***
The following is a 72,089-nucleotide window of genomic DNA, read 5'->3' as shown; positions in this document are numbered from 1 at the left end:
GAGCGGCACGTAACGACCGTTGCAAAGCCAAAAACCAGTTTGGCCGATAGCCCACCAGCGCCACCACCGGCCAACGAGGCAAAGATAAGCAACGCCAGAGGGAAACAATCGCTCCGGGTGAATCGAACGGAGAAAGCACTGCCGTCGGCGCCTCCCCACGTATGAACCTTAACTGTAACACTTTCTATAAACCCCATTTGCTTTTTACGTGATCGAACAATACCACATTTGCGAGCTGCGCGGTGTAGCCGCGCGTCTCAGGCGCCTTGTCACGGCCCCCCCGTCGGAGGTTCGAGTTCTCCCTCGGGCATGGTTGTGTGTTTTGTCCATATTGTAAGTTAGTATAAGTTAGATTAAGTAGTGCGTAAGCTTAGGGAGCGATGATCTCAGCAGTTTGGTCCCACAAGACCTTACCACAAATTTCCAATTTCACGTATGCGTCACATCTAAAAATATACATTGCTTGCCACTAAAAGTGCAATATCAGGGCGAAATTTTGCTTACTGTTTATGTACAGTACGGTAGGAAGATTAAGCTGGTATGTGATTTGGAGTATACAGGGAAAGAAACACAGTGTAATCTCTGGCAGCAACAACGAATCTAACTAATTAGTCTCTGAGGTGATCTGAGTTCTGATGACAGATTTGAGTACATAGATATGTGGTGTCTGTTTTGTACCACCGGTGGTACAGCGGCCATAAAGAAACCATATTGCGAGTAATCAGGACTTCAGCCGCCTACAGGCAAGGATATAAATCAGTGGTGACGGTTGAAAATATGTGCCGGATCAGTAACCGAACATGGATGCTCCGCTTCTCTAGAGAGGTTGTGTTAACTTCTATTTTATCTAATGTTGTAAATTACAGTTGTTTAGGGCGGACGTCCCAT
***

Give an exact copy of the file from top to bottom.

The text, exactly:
The following is a 72,089-nucleotide window of genomic DNA, read 5'->3' as shown; positions in this document are numbered from 1 at the left end:
GAGCGGCACGTAACGACCGTTGCAAAGCCAAAAACCAGTTTGGCCGATAGCCCACCAGCGCCACCACCGGCCAACGAGGCAAAGATAAGCAACGCCAGAGGGAAACAATCGCTCCGGGTGAATCGAACGGAGAAAGCACTGCCGTCGGCGCCTCCCCACGTATGAACCTTAACTGTAACACTTTCTATAAACCCCATTTGCTTTTTACGTGATCGAACAATACCACATTTGCGAGCTGCGCGGTGTAGCCGCGCGTCTCAGGCGCCTTGTCACGGCCCCCCCGTCGGAGGTTCGAGTTCTCCCTCGGGCATGGTTGTGTGTTTTGTCCATATTGTAAGTTAGTATAAGTTAGATTAAGTAGTGCGTAAGCTTAGGGAGCGATGATCTCAGCAGTTTGGTCCCACAAGACCTTACCACAAATTTCCAATTTCACGTATGCGTCACATCTAAAAATATACATTGCTTGCCACTAAAAGTGCAATATCAGGGCGAAATTTTGCTTACTGTTTATGTACAGTACGGTAGGAAGATTAAGCTGGTATGTGATTTGGAGTATACAGGGAAAGAAACACAGTGTAATCTCTGGCAGCAACAACGAATCTAACTAATTAGTCTCTGAGGTGATCTGAGTTCTGATGACAGATTTGAGTACATAGATATGTGGTGTCTGTTTTGTACCACCGGTGGTACAGCGGCCATAAAGAAACCATATTGCGAGTAATCAGGACTTCAGCCGCCTACAGGCAAGGATATAAATCAGTGGTGACGGTTGAAAATATGTGCCGGATCAGTAACCGAACATGGATGCTCCGCTTCTCTAGAGAGGTTGTGTTAACTTCTATTTTATCTAATGTTGTAAATTACAGTTGTTTAGGGCGGACGTCCCAT